Link to homepage
Search site


Artwork of the Month - December 2011


The Annunciation

Artist: 19th century Italian School
Medium: Oil on canvas
Status: Permanent collection
Item No.: GMAG 5896

Images of the Virgin Mary in Art

The earliest known image of the Virgin Mary dates back to the 2nd century. It was another 300 years before Mary's enduring presence in Christian iconography was secured, when the Council of Ephesus gave her the title 'Mother of God'.

Images of the Virgin Mary were then regularly seen in Byzantine and medieval art. Later during the Renaissance her image continued to be represented, particularly as most art was commissioned by the Church.

The Story Before Christmas

Around Christmas we naturally think of images of Mary holding the newly born Jesus, along with depictions of the Nativity. However, this painting of Mary illustrates one of the most significant events leading up to Christmas. The Annunciation is the moment in the Bible when the Angel Gabriel tells Mary that she will bear God's son.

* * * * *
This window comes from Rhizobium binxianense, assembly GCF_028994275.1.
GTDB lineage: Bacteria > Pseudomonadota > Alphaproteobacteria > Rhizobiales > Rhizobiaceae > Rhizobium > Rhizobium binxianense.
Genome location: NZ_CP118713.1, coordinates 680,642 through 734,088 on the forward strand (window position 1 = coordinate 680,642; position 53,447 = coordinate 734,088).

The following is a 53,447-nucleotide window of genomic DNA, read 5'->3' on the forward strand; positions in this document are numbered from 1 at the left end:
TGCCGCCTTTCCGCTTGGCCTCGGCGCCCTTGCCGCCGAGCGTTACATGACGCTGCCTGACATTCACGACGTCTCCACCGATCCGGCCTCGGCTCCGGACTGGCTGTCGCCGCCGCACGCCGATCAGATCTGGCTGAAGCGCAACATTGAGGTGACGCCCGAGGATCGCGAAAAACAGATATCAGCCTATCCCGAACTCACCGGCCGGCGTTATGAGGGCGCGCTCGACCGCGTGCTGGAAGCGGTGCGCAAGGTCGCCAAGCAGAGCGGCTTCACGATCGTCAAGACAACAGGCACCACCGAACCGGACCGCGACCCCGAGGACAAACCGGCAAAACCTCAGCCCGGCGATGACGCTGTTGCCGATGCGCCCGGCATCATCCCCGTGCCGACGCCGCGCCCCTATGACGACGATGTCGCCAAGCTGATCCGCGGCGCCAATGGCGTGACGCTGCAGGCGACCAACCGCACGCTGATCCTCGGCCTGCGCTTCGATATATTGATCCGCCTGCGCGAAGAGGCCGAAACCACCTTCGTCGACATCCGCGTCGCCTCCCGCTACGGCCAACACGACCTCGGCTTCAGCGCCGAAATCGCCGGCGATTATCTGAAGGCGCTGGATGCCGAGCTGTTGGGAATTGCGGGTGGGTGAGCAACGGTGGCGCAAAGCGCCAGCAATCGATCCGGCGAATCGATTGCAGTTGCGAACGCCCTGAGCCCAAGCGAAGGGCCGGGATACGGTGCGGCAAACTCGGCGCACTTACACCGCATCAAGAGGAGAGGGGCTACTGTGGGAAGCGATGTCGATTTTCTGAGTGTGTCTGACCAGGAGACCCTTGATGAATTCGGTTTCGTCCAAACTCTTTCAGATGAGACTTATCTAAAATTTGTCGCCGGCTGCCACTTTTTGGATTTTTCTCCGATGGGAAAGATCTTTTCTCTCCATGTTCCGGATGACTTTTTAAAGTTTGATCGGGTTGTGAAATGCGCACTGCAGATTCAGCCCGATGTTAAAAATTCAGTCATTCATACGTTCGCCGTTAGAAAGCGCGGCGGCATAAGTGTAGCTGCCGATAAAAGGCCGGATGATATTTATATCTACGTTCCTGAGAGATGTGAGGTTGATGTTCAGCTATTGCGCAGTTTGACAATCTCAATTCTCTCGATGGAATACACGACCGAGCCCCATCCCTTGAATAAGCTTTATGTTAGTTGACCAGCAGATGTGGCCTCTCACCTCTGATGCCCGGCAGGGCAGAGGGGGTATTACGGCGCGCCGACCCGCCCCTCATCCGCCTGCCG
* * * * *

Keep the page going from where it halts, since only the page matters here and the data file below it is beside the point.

Although the Angel Gabriel is not shown, the presence of three putti indicates heavenly contact. The Virgin Mary is depicted reading a book on a lectern and it is this that most clearly represents the Annunciation. This image became popular during the 11th century, emphasizing Mary's spirituality. Initially it recounted how the Virgin was reading her psalter when the Angel Gabriel appeared, but later on this referred to Mary reading the prophesy:

And the Lord himself shall give you a sign. Behold, a virgin shall conceive, and bear a son . . .